If you're feeling uneasy and concerned that your college-age daughter or son might have an eating disorder, this is a perfect time to think the problem through and figure out whether help might be needed. A pattern we eating disorder therapists see (often too late to be of much help) is calls from parents in late December, reporting they felt something wasn't right at Thanksgiving but weren't sure whether they should say anything.
Typical scenarios go like this. A college kid previously of average size either lost or gained a lot of weight or seems suddenly obsessed with calorie-counting and body image. Perhaps he or she was sketchy about meals or eating in general -- showing up late or not at all, saying "I'm not hungry" or spending lots of time in the bathroom after meals. Or maybe there was a new obsession with eating only healthy foods, working off every snack and meal at the gym. Some moms and dads also report the exact reverse, such as a kid who is scarfing down large amounts of food all at once and overall eating way more than before.
Eating disorders are more common than you realize -- especially among college students, including boys. Of the 24 million-plus people with eating disorders here in the U.S., 95 percent are between the ages of 12 and 26. Below we will go over some of the (surprising) factors that put college students particularly at risk -- but first, let's talk about what you can do.
Step 1. Talk to your child about your concerns. It's always better to do this in person (but use your judgment if this isn't possible). Be specific about your observations, using caring language and offering help and support. Don't be surprised if your child tells you you're crazy -- this is typical. At least it is the start of a dialogue.
Step 2. See if you and your child can find common ground relating to your concern. Has there been a radical change in mood? Is there lots of anxiety about body image? Check in with your pediatrician or adolescent medicine specialist, who will most likely refer you to a nutritionist or an eating disorder therapist or treatment center. Go.
Step 3. Be realistic. Don't expect a miracle before the spring semester starts -- four weeks of treatment aren't enough. What you can do in this period is get a realistic assessment and obtain a referral for treatment that is near school.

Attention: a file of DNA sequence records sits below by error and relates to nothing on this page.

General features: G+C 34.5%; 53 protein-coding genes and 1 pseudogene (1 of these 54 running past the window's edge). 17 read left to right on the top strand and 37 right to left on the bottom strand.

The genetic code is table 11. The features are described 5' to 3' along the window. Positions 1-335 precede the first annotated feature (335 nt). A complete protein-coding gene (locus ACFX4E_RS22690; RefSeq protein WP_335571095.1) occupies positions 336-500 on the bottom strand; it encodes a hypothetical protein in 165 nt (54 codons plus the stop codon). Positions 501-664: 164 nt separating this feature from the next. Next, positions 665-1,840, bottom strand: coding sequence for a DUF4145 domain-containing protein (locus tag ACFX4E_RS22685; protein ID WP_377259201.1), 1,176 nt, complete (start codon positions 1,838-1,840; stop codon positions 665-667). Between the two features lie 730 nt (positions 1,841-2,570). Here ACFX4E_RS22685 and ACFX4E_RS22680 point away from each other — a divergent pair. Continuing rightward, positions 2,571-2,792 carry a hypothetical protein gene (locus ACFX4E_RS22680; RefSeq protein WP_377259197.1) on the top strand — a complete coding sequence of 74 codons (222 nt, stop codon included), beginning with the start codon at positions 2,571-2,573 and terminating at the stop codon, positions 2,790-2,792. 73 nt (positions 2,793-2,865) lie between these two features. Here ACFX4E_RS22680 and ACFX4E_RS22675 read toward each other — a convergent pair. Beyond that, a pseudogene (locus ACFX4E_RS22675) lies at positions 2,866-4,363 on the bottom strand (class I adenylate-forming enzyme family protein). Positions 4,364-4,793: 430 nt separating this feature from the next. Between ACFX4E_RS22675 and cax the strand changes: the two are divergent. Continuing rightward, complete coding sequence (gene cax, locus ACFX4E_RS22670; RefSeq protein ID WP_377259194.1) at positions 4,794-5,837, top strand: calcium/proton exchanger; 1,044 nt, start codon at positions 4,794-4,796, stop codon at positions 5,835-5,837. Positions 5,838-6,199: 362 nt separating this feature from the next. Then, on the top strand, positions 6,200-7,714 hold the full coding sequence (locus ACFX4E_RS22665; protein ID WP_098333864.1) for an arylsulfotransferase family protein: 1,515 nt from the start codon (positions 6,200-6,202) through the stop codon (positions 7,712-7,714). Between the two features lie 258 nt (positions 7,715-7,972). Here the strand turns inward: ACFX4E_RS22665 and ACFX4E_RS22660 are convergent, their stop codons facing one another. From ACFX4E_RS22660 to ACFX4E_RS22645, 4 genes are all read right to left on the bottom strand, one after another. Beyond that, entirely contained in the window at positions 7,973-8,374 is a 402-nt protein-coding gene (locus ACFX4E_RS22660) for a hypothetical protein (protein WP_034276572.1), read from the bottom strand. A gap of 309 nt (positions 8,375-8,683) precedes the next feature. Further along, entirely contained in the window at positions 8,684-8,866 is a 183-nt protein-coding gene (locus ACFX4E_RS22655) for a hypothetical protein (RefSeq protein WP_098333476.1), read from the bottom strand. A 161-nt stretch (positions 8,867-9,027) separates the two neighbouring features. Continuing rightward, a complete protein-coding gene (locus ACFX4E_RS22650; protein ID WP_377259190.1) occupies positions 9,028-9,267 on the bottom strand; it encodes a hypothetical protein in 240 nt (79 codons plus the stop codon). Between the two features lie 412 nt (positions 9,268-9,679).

Step 4. Be prepared -- sometimes kids are too unhealthy to return to school. If this happens, get okay with it and consider yourself fortunate to have the opportunity to intervene when you can still make a difference. School can wait -- all too often, eating disorders don't.
Now that we've gone through what steps you can take if you do believe your child has an eating disorder, let's review some of the risk factors and behaviors that should put you on really high alert:
Stress, depression and anxiety. No longer are the college years a carefree prelude to adult responsibilities -- colleges are expensive, intensely competitive and many kids find it tough to adjust to life away from home. They're worried about performing well, fitting in and deciding what to do with the rest of their lives. These kids feel a lot of pressure; almost half of people with eating disorders meet the medical criteria for depression.
Peer pressure, which plays a major role in the development of an eating disorder. Having left their families and local friends behind, college students align themselves with new groups and identify with a new set of norms. Playing college sports, joining a fraternity or sorority and even rooming with a person who diets have all been shown to be eating disorder risk factors. Eating disorder prevalence is also high among gay men -- it's estimated that 20 percent are anorexic and 14 percent are bulimic.
Binge behavior, unfortunately a part of college life. Late-night eating after a party, emotional eating at exam time, binge drinking or eating little or nothing all day and then drinking excessively at parties are all common on college campuses nowadays.
Extreme measures for weight control; these have become the "new normal." More than half of teenage girls and a third of teen boys report using unhealthy dieting strategies such as skipping meals, substituting caffeine or tobacco for food or purging after meals with laxatives or self-induced vomiting. Not all of them have eating disorders, but these behaviors certainly put them at higher risk.
If you're anxious about your child, pay attention to your feelings -- eating disorders can be deadly. Anorexia, in particular, is deeply dangerous -- the death rate associated with this disease kills more than 12 times as many girls age 12-24 than any other cause of death.
If your child belongs to one of the high-risk groups mentioned above... has exhibited changes in appearances (weight gain or loss, new muscular physique)... seems obsessed about controlling his or her weight... or seems sad, anxious or depressed, go with your gut. Your child needs your help.
If you're struggling with an eating disorder, call the National Eating Disorder Association hotline at 1-800-931-2237.